You hear "first black woman pilot" (and first Native American pilot) and wonder what got her into flying, then you find out she was the oldest of 13 babies (nine surviving), she was born on a Texas farm in 1892, flying schools wouldn't teach black students so she had to learn French and study in France... you ORDER THE BOOK.
Bessie Coleman's parents didn't know how to read or write, but she got to go to school two years after the supreme court determined that black children deserved a "separate but equal" education. Black teachers, with barely a sixth grade education, would hold class in one cold room for grades 1-8 after the cotton had been harvested for the entire county. If the harvest took until December, that's when the school year started, and it would end when it was time to plant again. Bessie was her family's star and entertainment. They'd spend their evenings listening to her read, first the Bible, then an annual library wagon brought her books about black heroes... Booker T. Washington, Paul Lawrence Dunbar, Harriet Tubman. That ten year old girl, tired of picking cotton, raised by a mother who told her children to "amount to something", must have gotten some ideas. She attended college after finishing the 8th grade at her school, but the college said her education was closer to a 6th grade level, and she ran out of money after one semester anyway.
In 1915 she followed one of her brothers and moved to Chicago. Texas was violence and poverty, fellow blacks were telling each other it was "better to die of frostbite than at the hands of a mob". She became a beautician in Chicago, part of a new exciting economy that included up-and-coming circles in everything from industry to journalism to organized crime. When her brother returned from WWI, he bragged about how wonderful Europe was, how impressed he was that even French women could fly airplanes. That's when the ambitious Bessie Coleman decided to be a pilot.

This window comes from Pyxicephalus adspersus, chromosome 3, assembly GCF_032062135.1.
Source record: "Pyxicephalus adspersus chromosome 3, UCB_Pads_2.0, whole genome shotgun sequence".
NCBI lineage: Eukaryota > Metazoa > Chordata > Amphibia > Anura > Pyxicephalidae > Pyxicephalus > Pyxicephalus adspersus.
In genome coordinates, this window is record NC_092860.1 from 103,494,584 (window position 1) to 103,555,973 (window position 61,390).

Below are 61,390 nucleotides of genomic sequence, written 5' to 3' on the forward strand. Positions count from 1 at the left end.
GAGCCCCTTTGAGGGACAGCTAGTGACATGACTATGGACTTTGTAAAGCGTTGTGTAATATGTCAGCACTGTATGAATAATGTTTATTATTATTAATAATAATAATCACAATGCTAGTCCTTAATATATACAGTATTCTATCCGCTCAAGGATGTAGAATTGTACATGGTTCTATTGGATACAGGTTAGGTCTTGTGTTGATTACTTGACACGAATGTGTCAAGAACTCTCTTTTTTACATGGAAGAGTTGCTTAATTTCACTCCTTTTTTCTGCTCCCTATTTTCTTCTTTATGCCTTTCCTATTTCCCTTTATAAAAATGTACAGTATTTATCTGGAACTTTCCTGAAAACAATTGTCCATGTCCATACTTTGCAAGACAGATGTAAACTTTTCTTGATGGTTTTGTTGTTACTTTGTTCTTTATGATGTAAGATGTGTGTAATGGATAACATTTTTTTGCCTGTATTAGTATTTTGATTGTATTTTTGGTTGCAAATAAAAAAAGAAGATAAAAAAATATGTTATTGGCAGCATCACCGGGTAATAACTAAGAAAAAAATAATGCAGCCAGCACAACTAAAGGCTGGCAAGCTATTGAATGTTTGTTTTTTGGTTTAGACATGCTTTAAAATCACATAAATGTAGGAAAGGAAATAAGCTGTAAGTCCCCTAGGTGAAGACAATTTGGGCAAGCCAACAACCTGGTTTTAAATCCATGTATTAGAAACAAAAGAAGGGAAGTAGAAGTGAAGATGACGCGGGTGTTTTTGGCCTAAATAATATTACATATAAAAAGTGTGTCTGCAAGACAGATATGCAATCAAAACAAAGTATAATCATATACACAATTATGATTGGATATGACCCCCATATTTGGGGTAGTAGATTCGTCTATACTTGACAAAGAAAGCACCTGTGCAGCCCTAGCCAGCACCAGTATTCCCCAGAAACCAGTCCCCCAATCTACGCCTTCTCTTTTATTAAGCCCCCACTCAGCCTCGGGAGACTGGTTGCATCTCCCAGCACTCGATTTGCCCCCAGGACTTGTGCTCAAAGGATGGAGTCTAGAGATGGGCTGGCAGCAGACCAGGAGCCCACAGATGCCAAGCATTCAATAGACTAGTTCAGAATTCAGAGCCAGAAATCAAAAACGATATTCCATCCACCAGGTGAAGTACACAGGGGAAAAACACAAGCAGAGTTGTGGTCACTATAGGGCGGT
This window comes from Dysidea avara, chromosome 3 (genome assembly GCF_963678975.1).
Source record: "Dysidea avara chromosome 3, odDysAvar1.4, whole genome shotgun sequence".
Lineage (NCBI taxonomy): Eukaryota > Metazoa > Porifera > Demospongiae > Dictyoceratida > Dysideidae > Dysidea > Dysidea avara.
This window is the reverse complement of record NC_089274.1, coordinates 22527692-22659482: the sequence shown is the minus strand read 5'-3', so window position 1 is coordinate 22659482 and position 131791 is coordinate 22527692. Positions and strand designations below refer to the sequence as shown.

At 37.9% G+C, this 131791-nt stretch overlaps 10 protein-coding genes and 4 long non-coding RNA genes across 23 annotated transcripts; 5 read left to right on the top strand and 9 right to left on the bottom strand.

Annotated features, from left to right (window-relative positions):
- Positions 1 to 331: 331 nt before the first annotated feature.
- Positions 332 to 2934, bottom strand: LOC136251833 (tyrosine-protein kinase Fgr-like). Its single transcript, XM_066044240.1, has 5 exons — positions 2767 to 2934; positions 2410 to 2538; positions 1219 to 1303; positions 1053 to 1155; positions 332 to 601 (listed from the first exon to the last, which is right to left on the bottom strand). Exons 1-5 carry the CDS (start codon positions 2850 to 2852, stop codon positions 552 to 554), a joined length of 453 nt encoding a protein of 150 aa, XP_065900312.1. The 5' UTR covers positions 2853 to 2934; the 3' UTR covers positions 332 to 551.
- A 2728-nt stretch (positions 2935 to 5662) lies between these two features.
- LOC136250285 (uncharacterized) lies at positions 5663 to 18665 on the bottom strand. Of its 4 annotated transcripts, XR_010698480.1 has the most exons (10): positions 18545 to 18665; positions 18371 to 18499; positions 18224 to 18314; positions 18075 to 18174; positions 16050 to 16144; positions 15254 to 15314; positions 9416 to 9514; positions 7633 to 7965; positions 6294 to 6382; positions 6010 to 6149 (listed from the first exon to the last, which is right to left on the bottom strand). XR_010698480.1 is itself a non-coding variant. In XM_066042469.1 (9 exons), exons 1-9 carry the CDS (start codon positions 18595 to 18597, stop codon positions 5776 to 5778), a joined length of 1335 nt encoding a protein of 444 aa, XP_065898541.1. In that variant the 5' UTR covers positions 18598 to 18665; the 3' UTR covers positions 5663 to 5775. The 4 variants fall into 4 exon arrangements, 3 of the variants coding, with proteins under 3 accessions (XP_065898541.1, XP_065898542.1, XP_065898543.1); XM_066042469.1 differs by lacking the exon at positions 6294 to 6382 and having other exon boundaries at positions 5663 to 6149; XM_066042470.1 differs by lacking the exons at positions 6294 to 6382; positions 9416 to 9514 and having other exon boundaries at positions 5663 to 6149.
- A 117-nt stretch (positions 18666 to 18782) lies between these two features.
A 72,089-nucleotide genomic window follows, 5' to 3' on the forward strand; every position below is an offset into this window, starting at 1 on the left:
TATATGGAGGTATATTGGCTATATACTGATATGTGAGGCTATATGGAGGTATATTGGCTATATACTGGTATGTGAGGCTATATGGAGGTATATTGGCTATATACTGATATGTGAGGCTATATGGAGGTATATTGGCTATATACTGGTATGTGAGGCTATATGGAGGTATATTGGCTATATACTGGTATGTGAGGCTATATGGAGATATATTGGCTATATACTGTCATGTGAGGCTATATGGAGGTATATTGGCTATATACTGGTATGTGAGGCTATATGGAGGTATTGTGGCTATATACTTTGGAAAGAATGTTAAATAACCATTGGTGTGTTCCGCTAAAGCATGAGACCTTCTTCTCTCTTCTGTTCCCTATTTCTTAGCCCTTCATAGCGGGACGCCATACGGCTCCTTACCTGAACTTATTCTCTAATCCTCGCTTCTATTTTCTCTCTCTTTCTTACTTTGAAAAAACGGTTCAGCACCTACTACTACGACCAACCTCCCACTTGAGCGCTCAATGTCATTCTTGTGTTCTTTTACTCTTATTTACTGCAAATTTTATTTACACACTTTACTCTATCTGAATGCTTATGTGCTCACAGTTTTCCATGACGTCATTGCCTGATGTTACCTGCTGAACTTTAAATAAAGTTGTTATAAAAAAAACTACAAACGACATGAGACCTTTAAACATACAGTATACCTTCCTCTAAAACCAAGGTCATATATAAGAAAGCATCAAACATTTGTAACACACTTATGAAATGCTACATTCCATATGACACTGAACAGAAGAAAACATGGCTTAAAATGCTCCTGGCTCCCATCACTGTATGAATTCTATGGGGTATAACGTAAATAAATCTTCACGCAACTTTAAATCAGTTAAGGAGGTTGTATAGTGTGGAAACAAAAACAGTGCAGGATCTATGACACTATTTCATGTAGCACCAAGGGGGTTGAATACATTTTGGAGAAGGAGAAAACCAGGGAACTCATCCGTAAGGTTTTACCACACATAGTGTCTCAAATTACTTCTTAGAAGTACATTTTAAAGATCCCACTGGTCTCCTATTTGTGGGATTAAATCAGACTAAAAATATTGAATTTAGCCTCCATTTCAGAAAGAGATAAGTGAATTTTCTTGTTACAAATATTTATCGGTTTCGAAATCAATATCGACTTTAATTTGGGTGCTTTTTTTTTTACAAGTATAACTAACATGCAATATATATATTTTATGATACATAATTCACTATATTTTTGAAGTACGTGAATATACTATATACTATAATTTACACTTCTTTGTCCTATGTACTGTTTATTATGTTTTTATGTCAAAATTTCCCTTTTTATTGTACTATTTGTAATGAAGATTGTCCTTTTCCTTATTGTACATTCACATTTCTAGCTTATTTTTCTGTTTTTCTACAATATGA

With financial help from black newspaper editors (they liked news, she'd be news) she studied French at the local school, boarded a ship to France, found the only school there that would train a woman, and learned to fly. She finished the ten month course in seven months, walking an 18 mile round trip each day from where she lived, speaking a new and unfamiliar language, watching other students crash to their deaths right in front of her. After returning to the US she went back to Europe for additional acrobatic training, and returned to Chicago in 1922 to try earning a living as a "daredevil aviatrix".
It was a tough living with lots of competition. She was constantly bragging that she was on the threshold of buying an airplane or starting a school for black pilots. She was not always honest about her age or achievements. But she definitely had the license and definitely amazed crowds with her flying. She wore a custom tailored uniform, refused to fly at shows where blacks were not admitted, chewed through managers who tried to tell her what to do, double-booked herself too many times, and was never quite financially ahead of the game. When she finally bought a plane in California in 1922, the motor failed on its maiden flight. She was pulled from the wreckage and badly injured. She took months to recover, and even more months to find the financial means to get back to flying.
She finally hit her stride when she went back to Texas in 1925. She flew rented planes at popular airshows and gave lectures for groups all around the south. It was a successful year, and 1926 could be even better. That year she finally had the money to buy a Jenny she'd been eyeing at Love Field, a "veritable shopping mall of used aircraft", crowded with surplus planes and parts. She made the final payments to the shop she'd had fixing an old plane up for her. The lead mechanic flew it out to her in Florida, surviving two forced landings on the journey. He took Bessie as a passenger so she could look out for parachute jump spots on a show the next day. The plane failed again when a loose wrench jammed in the engine. They both died in the crash. She was 34 years old.
She'd flown for 10000 people at single shows, and 5000 attended her funeral. She'd been a sensation, loved by children, credited with inspiring so many Americans, black and white, male and female, to fly.
She never gave up. Her story shows that getting the license, getting an education, making a story, can never be the end-all-be-all, she was constantly looking for the next step. She always had her dream of starting a school. So many aviation pioneers never lived long enough to see their visions develop. But of all the stories I've read, she came in with the least, and somehow outdreamed the most.